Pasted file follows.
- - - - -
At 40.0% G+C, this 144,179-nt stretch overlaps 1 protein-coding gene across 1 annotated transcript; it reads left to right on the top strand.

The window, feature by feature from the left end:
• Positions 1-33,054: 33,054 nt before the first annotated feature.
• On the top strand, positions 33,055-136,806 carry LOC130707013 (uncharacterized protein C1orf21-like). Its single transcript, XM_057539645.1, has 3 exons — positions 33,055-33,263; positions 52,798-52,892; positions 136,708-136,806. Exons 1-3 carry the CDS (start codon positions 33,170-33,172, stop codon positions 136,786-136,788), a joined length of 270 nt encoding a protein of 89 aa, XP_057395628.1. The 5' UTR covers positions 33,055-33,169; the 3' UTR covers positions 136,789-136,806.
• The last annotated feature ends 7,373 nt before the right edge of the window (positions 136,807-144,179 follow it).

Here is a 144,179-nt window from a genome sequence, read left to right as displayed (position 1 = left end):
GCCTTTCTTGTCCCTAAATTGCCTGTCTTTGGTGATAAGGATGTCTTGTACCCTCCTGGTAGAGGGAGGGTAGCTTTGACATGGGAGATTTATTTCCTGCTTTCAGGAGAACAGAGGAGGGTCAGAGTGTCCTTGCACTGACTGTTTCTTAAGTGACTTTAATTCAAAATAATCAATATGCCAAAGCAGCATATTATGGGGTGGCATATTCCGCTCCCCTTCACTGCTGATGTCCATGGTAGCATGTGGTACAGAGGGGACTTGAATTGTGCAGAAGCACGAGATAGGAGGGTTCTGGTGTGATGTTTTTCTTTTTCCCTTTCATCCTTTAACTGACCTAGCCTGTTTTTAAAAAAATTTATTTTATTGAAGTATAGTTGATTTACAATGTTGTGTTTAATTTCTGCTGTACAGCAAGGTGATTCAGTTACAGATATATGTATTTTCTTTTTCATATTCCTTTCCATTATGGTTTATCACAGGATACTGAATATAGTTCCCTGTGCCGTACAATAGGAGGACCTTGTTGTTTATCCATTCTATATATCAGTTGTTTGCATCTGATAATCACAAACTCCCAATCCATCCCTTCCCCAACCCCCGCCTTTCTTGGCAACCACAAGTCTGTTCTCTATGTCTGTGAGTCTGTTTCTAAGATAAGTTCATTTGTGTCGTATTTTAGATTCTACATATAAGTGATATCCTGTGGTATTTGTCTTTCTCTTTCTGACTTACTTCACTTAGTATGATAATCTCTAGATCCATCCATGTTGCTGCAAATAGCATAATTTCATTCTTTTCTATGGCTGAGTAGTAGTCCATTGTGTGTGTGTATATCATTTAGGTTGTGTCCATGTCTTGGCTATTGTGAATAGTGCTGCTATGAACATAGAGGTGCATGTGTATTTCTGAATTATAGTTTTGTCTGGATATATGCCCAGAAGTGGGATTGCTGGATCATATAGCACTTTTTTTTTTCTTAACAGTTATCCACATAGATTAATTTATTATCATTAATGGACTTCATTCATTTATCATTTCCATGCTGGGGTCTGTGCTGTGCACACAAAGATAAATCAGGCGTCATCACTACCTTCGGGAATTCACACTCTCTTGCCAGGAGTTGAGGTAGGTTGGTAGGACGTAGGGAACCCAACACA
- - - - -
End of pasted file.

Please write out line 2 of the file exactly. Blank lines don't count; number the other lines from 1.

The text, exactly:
The window, feature by feature from the left end: